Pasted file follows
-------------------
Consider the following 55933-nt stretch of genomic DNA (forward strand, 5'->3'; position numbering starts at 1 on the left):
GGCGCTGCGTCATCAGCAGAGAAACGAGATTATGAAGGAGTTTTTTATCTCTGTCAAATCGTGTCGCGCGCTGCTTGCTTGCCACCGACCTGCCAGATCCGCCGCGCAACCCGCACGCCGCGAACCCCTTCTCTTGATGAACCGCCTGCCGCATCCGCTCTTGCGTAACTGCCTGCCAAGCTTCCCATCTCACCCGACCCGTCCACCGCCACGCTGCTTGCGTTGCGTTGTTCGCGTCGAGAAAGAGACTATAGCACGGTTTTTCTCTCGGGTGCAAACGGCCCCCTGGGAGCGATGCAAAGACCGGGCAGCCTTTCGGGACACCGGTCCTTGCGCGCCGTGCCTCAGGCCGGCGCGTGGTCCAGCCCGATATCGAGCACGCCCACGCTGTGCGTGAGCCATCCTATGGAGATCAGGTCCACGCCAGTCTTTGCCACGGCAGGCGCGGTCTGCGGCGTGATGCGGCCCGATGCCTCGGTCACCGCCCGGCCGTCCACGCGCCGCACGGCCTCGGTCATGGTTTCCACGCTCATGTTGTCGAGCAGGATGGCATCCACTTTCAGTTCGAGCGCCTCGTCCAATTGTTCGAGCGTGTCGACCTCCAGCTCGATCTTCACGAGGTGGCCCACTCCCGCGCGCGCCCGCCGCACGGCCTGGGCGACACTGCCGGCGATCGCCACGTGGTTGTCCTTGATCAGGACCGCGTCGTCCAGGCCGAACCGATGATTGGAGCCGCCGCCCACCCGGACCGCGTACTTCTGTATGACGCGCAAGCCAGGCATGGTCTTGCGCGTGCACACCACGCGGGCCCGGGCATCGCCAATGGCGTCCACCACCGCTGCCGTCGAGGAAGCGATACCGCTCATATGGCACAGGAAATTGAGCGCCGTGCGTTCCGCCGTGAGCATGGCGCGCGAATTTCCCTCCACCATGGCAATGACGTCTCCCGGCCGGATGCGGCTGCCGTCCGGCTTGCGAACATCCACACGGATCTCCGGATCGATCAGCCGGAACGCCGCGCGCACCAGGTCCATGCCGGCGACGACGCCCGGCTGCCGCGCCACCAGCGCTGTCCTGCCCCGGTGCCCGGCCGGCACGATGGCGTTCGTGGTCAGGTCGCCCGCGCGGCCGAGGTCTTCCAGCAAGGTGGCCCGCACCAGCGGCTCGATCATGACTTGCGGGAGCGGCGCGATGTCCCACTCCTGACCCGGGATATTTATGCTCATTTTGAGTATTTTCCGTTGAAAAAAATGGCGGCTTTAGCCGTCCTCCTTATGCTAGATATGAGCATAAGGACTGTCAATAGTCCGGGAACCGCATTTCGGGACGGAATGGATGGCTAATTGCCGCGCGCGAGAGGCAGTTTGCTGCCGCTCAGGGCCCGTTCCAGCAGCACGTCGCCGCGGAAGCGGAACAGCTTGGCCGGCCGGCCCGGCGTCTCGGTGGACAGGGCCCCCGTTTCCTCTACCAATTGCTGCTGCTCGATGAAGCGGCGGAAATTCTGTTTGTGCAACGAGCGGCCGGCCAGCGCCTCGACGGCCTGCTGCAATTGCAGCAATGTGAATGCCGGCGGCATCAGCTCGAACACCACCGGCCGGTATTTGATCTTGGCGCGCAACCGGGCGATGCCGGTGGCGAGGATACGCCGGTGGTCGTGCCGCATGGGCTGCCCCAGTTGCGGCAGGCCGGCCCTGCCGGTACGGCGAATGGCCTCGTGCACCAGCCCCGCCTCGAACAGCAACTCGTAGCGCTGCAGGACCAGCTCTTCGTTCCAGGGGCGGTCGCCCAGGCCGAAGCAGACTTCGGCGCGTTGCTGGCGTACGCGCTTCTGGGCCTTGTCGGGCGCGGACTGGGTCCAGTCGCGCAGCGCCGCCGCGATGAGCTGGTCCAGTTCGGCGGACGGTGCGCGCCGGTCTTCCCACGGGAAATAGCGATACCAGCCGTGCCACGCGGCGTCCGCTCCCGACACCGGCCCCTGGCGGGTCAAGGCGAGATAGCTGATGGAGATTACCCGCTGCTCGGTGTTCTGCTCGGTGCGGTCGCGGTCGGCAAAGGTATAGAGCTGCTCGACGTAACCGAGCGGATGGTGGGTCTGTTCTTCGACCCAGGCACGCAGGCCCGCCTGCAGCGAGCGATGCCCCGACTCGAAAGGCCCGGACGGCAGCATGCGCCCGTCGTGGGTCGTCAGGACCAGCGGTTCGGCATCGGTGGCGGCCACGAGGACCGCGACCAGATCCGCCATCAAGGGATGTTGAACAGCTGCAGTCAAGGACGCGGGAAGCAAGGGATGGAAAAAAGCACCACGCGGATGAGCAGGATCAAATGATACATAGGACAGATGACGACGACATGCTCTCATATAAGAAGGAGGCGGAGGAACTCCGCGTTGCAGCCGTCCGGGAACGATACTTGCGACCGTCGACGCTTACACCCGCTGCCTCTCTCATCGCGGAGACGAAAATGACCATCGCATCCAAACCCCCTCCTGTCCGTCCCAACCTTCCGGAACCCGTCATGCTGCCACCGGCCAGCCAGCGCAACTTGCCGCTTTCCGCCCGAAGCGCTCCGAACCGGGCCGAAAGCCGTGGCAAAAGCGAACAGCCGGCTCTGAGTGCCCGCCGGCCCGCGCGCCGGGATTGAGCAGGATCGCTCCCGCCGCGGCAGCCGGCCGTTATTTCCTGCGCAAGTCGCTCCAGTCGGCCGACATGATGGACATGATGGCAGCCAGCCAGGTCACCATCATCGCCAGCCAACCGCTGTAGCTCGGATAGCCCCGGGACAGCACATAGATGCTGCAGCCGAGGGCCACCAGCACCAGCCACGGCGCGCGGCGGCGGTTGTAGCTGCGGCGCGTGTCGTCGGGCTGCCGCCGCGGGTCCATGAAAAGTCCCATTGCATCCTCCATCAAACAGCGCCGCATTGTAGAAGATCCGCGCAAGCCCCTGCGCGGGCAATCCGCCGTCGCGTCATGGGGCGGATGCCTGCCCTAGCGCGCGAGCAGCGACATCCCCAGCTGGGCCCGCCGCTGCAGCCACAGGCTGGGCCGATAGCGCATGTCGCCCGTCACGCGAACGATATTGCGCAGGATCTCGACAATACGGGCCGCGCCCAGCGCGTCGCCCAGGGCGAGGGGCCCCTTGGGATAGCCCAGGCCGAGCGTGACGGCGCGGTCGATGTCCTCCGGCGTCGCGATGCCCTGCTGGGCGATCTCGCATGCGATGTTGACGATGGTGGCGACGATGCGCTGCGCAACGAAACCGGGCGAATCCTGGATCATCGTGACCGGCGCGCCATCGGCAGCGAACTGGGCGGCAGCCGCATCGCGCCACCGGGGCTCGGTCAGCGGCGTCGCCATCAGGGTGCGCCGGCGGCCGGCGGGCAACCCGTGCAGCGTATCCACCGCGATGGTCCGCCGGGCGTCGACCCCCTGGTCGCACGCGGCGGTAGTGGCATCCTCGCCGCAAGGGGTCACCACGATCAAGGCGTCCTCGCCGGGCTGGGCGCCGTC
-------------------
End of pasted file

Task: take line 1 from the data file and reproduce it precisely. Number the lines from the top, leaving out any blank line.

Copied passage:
Consider the following 55933-nt stretch of genomic DNA (forward strand, 5'->3'; position numbering starts at 1 on the left):